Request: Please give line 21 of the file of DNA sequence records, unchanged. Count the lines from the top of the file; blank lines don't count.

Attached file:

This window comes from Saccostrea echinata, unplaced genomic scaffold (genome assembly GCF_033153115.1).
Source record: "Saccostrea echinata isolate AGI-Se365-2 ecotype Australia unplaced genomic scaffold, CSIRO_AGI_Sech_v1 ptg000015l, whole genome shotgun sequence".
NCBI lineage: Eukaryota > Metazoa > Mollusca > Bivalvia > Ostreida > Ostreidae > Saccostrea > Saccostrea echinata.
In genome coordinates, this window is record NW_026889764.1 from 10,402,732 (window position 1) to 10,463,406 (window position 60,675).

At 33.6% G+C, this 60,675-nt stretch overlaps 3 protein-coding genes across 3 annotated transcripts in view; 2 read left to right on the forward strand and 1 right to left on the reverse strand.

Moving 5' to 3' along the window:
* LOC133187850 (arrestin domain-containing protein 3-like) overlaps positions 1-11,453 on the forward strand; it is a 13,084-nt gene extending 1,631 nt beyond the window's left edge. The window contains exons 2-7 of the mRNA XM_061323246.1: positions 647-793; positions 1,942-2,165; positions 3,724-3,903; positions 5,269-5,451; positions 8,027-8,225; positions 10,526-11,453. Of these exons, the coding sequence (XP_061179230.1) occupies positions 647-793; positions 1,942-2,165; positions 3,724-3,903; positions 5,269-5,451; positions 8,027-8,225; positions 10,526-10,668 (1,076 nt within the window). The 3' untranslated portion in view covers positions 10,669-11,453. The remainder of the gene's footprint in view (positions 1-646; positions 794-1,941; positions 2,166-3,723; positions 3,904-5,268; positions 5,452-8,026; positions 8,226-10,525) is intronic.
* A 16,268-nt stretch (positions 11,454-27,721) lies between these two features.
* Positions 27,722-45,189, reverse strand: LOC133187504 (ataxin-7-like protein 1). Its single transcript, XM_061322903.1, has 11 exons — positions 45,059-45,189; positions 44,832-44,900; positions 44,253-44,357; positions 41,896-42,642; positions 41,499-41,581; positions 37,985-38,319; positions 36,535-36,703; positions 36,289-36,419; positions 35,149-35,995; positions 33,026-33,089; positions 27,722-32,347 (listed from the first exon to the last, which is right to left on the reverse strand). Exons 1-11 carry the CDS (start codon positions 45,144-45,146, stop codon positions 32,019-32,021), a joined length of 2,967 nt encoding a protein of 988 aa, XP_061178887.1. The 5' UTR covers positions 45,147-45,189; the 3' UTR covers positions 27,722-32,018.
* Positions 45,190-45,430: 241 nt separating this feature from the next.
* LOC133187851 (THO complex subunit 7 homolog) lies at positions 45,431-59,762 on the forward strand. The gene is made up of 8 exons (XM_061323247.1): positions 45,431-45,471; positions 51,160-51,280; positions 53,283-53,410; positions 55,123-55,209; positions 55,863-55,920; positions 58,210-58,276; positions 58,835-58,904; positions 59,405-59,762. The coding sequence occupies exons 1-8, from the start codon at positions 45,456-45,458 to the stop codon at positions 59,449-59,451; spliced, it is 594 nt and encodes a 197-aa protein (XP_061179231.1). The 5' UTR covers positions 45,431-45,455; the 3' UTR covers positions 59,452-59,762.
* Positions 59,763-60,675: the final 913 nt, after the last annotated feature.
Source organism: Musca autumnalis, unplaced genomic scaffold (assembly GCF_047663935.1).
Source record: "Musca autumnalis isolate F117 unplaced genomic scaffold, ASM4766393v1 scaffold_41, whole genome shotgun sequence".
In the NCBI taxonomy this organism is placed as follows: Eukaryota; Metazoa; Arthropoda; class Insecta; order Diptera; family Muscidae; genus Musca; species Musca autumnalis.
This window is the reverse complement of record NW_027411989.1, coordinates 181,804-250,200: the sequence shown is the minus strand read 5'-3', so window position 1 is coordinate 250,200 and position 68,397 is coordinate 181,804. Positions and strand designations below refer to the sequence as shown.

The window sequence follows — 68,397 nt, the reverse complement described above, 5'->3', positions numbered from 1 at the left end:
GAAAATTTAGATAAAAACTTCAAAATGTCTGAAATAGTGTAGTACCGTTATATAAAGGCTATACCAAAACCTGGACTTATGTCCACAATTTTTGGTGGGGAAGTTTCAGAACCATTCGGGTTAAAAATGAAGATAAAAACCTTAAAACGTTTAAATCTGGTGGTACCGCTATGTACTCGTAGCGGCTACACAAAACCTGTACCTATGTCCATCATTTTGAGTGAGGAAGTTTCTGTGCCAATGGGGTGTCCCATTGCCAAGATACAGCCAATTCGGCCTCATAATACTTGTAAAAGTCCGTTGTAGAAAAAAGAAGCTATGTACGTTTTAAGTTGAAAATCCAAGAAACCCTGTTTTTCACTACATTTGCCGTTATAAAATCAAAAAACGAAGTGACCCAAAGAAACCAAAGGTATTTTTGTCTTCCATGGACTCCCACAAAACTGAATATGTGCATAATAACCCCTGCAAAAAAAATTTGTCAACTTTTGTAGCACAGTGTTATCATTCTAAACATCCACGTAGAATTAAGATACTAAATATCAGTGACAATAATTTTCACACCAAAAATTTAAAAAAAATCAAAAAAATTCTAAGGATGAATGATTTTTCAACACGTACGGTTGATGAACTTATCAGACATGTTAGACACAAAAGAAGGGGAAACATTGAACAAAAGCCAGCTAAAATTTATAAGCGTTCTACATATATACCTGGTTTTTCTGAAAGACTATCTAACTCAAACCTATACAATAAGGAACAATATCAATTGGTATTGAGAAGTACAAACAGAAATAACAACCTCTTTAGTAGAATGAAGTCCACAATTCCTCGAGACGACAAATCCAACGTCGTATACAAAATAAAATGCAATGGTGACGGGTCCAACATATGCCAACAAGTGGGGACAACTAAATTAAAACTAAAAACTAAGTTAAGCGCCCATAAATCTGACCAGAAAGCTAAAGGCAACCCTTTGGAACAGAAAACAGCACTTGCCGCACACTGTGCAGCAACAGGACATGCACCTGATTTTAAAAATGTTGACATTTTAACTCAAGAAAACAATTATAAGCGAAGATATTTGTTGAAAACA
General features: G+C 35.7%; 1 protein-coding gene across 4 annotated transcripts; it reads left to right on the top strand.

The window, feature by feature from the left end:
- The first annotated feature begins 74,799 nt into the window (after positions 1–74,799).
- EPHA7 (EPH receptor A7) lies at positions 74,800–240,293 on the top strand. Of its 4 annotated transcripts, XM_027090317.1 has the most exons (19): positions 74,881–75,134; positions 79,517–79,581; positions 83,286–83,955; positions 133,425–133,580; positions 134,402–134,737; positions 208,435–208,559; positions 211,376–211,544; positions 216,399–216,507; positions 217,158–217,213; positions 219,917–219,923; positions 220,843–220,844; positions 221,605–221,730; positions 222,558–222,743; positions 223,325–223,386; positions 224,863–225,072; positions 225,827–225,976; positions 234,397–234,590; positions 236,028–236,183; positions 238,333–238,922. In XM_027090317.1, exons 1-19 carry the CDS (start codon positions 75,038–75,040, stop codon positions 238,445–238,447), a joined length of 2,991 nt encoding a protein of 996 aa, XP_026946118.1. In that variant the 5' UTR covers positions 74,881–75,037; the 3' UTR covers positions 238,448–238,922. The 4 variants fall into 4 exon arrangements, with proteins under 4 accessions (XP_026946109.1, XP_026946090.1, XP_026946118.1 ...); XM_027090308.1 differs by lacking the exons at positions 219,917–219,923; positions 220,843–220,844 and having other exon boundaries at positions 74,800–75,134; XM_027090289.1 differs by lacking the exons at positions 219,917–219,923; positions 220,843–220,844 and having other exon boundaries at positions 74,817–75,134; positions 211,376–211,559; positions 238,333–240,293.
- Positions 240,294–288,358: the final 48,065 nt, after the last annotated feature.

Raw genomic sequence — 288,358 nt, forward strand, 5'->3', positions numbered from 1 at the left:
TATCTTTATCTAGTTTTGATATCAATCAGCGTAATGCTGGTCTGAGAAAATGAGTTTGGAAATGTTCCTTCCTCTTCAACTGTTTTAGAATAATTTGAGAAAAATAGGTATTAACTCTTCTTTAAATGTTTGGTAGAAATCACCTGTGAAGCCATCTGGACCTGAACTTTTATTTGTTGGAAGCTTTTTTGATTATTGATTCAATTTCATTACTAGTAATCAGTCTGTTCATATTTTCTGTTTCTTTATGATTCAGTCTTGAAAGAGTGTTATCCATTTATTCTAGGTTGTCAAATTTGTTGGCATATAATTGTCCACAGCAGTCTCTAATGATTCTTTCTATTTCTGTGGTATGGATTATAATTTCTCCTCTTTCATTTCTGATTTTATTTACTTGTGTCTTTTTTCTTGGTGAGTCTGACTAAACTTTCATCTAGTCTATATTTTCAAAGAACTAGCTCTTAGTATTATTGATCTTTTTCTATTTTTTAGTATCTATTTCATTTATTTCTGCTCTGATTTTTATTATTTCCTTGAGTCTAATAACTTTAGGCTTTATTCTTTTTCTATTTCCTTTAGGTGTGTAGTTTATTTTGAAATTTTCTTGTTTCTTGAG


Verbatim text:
- The first annotated feature begins 74,799 nt into the window (after positions 1–74,799).